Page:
In 2020, the global Covid-19 pandemic confirmed our dependence on computer networks and the internet. Thanks to the digital revolution, we have been able, even confined, to stay in touch with our loved ones, study or work at home, do our shopping online, cultivate ourselves or even have fun. All in all, we have succeeded in automating social cooperation virtually. However, and while digital tools kept us busy, we were able to realize at the end of the year how much they made us vulnerable. The Solar Winds cyber espionage campaign having recently hit America, the Centreon Europe affair, and several French hospitals having been victims of cyber attacks, it seems that there is something to be worried about. Thanks to the health crisis, we were able to realize that if the networking of our infrastructures had become essential, it also made them more sensitive and prone to cyber-attacks. Thus, the speed and complexity which characterize the rise of new technologies are combined with the appearance of new threats against which it is imperative to fight.
It seems curious that the United States could have been the victim for more than a year of Russian and Chinese cyber espionage, in that the country is the most dynamic and the best funded in the world in terms of strategic studies. Likewise, since 2018 the United States has had the first autonomous command in the “5th area of war”: cyber. The comparison made by John Kao in his article precisely evokes the American disillusionment following the Solar Winds affair, and denounces the lack of creativity in American offensive and defensive strategies. The article reflects how asymmetric power relations can turn against those who initially had the advantage, due to the infertility of the Pentagon’s doctrinal breeding ground and sometimes its paradigmatic complacency. Since the arrival of Donald Trump in the White House, and despite his departure, the United States has understood that its strategic preeminence was less and less credible, and that it would be increasingly challenged, which made the a more aggressive American foreign policy, in order to stay ahead in the new race of powers.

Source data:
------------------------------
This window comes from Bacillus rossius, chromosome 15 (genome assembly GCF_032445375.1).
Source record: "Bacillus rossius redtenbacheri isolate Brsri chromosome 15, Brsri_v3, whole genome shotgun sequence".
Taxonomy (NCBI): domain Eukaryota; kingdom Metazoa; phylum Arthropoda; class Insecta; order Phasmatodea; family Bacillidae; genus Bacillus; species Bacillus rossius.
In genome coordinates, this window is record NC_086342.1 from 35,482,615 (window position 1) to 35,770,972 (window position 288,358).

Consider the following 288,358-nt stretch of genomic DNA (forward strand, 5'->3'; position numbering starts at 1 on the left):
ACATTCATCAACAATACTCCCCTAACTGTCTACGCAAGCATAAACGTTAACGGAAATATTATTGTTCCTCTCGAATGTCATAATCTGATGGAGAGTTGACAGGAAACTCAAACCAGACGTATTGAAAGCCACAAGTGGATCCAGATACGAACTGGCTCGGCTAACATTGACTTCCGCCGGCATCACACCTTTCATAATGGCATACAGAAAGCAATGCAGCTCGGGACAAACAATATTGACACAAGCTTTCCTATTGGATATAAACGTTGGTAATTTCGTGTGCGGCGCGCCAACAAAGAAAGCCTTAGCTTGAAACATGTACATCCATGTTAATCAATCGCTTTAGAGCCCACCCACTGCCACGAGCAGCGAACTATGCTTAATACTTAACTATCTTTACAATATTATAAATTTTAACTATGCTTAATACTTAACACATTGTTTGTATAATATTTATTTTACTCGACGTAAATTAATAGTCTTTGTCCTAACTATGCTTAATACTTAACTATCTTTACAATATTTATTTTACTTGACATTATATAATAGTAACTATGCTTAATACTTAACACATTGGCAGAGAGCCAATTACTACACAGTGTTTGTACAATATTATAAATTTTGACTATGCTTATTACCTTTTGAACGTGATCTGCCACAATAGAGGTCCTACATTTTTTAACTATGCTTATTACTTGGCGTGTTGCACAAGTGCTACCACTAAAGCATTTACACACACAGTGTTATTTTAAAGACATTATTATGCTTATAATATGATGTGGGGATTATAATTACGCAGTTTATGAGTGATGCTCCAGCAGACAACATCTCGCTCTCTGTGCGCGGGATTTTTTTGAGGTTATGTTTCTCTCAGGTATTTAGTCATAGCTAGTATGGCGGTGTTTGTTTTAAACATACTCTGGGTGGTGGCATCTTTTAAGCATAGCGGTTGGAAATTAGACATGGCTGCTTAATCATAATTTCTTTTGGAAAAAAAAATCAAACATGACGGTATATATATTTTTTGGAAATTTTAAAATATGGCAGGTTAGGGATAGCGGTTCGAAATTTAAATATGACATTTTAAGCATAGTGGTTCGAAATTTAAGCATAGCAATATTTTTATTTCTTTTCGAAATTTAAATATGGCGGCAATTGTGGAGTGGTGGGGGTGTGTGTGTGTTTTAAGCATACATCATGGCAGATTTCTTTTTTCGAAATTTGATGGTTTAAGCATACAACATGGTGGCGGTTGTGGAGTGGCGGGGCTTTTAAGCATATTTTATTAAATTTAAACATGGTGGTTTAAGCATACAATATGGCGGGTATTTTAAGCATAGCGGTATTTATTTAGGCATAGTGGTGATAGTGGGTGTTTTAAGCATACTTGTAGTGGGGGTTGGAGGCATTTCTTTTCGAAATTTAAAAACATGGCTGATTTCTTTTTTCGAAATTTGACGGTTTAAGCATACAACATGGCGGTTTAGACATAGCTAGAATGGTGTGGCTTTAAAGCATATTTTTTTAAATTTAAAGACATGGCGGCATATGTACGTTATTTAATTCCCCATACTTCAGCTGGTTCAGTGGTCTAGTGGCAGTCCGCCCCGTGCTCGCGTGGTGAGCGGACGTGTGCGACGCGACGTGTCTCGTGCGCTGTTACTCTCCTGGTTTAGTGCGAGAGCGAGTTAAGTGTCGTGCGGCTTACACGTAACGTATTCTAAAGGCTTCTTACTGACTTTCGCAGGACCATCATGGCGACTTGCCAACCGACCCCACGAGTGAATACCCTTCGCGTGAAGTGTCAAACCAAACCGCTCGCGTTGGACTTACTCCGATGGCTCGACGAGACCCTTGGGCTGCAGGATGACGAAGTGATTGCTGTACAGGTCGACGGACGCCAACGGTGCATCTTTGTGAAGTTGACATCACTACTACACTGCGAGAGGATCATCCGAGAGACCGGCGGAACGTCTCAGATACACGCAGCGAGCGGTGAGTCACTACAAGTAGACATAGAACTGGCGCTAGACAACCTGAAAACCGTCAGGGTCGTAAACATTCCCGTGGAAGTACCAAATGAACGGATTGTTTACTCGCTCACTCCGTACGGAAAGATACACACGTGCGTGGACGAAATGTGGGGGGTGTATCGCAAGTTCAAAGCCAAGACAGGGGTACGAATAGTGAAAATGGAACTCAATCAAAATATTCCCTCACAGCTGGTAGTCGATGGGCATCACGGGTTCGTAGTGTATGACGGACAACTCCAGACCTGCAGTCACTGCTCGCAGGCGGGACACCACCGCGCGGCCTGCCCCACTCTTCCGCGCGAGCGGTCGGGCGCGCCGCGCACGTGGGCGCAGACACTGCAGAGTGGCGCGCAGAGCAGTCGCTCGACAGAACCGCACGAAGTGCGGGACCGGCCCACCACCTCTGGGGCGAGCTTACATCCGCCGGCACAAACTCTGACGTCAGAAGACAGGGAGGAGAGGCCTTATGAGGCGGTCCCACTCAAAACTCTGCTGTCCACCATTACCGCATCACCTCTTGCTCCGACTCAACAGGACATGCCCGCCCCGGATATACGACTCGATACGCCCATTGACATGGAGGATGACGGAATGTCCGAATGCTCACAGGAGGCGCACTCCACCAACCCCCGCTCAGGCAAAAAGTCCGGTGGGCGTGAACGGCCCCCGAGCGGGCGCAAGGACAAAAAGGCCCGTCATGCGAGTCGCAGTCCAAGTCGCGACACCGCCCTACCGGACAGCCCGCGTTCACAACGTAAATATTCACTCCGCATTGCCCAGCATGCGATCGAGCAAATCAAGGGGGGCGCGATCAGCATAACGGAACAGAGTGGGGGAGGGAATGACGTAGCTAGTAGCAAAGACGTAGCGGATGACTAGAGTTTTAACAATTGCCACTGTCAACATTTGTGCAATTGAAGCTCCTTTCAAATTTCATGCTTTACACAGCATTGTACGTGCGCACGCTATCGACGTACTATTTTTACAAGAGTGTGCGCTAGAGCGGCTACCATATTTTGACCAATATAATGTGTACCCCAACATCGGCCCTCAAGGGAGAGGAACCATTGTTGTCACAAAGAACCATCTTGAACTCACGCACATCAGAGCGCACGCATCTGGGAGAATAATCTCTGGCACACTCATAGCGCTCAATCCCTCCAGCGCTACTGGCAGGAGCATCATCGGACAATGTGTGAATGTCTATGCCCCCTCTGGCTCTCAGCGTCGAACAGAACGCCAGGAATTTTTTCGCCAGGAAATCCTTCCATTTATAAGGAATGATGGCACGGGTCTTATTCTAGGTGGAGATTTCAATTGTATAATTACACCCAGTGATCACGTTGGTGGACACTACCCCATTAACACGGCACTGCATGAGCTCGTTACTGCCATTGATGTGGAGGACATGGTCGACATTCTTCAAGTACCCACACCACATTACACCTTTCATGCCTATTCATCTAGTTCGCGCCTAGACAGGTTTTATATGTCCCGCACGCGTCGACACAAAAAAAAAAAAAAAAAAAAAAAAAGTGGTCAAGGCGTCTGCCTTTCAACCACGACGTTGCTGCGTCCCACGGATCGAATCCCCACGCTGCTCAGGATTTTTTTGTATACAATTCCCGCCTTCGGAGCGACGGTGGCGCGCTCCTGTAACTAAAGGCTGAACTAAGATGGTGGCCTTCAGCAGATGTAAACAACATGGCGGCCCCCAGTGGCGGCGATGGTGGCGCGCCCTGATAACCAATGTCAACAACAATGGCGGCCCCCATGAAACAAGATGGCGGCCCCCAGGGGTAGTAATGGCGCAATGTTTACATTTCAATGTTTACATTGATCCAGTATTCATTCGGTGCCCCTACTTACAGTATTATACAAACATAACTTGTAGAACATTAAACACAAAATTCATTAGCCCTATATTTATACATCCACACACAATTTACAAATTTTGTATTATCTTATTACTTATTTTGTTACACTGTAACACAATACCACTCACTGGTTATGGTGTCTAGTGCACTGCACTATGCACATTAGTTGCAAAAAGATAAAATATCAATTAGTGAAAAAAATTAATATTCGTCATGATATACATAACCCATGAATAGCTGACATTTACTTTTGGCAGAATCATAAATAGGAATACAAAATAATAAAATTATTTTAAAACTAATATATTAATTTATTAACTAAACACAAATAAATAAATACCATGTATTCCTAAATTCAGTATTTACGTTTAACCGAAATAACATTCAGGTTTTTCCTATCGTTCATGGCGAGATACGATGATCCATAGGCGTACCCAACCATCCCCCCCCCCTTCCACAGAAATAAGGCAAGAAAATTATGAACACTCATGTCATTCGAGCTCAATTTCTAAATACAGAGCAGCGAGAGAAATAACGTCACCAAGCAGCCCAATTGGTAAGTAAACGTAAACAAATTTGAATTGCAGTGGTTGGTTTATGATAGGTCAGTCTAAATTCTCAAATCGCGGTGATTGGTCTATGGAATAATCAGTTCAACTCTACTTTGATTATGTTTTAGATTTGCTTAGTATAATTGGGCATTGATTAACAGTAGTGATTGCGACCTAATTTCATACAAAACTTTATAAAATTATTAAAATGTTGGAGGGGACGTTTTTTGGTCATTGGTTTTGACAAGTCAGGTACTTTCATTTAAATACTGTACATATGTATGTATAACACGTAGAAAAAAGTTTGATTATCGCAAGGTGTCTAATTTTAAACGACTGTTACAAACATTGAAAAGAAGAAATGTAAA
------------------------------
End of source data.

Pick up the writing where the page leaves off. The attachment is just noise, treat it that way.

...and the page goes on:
However, the recent disillusion observed following the Solar Winds affair suggests that Europeans, French included, would have every interest in freeing themselves from the doctrinal dependence they maintain vis-à-vis the United States in matters of defense. The means of waging war have changed, and if France wants to obtain its “digital sovereignty” as it claims in its 2018 White Paper on Defense, it is vital that it develops its conceptual autonomy as much as its strategic autonomy. Thinking and developing its own offensive and defensive concepts, in particular on the “5th area of war”, would allow France to refine its strategic thinking according to its own interests, and no longer to relay American concepts that harm its prospective analysis of future armed conflicts.
Also, if necessity is the mother of invention, as John Kao rightly points out, invention is not the mother of safety. While France, like all countries in the world, is beset by the appearance of unprecedented threats, the technological competition between the powers is launched. Quantum computing, artificial intelligence, Big Data control, 6G… So many areas on which the Americans, Chinese and Russians are waging a technological war or at least a battle for innovation. However, for France to remain sovereign in its digital domain, it would already have to define it legally, but also be able to control its production of strategic concepts, if it does not want to be the relay and the prisoner. of American conceptions of reality.
Fortunately for France, there are geniuses of innovation who have looked into the best way to invent, and from whom France could draw some lessons. Some, like John Kao, are so innovative that they have deconstructed the very definition of innovation. For John Kao, innovation is not the creativity put at the service of a project with the aim of creating value, but the implementation of a system of tools allowing the continuous realization of a desirable future. . Defined in this way, innovation would be a set of tools that should be developed only once after determining a long-term vision of our own interests, and therefore, of what we would consider a desirable future. . This definition has the merit of allowing a reflection leading to a long-term strategy, in accordance with our situation, our capacities, and our desires. Likewise, it would undoubtedly make it possible to rethink new technologies, so that they correspond more to our values. By giving itself new means of analyzing and understanding reality, France will perhaps find a way allowing it to rethink its place in the world, as well as the necessary inspiration to breathe new life into the world. collective trajectory that it intends to take.
Complementary column written by Clara Plaine Pfeiffer
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